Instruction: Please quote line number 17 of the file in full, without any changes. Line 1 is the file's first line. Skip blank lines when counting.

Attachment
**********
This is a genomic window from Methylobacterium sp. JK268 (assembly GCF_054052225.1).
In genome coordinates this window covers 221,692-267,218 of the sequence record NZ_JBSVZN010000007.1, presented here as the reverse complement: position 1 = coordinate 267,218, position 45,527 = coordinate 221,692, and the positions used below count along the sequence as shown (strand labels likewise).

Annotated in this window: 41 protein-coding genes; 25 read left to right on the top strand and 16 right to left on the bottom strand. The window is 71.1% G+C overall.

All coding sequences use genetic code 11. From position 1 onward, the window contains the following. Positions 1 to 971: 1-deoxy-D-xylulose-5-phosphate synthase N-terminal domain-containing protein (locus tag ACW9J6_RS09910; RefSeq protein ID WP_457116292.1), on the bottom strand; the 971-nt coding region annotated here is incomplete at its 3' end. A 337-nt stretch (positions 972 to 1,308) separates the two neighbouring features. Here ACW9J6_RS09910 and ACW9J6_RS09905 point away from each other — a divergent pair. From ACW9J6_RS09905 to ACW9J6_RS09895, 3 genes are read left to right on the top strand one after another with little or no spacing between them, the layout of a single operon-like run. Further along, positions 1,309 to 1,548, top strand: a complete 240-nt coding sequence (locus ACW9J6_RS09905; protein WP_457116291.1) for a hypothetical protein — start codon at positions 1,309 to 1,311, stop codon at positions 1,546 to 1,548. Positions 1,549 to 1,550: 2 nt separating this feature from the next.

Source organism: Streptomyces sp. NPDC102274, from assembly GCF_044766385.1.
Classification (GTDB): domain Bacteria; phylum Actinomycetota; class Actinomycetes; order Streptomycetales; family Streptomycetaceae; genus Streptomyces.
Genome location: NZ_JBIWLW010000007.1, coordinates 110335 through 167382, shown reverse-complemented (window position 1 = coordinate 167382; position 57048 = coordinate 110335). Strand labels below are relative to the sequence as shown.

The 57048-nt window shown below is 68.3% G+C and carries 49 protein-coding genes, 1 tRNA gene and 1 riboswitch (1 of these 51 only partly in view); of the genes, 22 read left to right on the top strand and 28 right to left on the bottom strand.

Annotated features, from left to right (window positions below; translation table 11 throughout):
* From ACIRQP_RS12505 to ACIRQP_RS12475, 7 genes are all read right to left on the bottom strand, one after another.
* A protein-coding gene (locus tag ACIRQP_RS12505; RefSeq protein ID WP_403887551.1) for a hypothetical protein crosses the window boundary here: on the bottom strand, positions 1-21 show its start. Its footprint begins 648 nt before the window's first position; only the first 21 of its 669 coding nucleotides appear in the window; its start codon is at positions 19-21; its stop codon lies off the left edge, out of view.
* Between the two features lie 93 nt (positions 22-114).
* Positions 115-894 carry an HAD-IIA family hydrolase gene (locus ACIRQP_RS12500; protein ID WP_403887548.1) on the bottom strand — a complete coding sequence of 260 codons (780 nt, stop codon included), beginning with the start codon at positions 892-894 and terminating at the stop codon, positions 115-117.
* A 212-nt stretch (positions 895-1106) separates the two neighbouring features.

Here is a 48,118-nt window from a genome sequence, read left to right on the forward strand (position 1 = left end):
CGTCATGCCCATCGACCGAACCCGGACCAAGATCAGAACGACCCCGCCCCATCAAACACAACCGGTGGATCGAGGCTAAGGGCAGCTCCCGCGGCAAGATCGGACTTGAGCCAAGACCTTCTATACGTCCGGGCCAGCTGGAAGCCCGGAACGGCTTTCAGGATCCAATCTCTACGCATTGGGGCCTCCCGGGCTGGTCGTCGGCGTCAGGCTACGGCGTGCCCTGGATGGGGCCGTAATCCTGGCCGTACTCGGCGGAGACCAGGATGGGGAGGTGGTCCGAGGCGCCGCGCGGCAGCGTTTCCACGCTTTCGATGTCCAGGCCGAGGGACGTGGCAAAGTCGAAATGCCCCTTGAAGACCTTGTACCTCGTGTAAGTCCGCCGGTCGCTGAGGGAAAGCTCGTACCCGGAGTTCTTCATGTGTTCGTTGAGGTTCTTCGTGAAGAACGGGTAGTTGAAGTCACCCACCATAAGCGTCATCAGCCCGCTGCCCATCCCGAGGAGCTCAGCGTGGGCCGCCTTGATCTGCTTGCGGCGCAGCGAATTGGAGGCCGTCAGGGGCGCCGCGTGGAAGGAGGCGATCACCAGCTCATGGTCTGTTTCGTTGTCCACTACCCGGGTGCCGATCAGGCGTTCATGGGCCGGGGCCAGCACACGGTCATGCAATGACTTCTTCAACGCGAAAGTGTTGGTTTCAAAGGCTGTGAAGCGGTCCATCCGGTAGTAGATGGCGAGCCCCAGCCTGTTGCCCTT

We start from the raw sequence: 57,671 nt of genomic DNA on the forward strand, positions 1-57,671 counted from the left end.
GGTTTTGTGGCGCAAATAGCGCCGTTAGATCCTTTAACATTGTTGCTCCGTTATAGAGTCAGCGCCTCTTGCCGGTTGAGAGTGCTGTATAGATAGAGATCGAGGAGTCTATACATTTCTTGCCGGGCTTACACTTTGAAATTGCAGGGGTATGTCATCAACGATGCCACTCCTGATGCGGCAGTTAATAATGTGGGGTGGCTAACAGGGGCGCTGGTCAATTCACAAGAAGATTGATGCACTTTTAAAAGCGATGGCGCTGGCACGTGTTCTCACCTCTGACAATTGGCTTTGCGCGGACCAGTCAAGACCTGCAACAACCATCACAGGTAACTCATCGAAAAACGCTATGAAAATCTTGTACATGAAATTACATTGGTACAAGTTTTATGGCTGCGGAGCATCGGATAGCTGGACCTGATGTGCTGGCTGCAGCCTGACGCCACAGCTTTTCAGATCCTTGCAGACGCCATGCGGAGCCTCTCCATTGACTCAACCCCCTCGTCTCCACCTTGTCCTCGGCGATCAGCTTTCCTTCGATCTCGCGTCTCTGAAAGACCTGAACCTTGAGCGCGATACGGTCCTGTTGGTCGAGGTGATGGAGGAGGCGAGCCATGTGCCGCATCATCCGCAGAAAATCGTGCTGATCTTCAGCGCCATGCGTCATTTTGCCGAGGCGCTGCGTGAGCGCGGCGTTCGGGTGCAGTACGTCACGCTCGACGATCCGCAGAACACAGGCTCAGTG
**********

We start from the raw sequence: 57,671 nt of genomic DNA on the forward strand, positions 1-57,671 counted from the left end.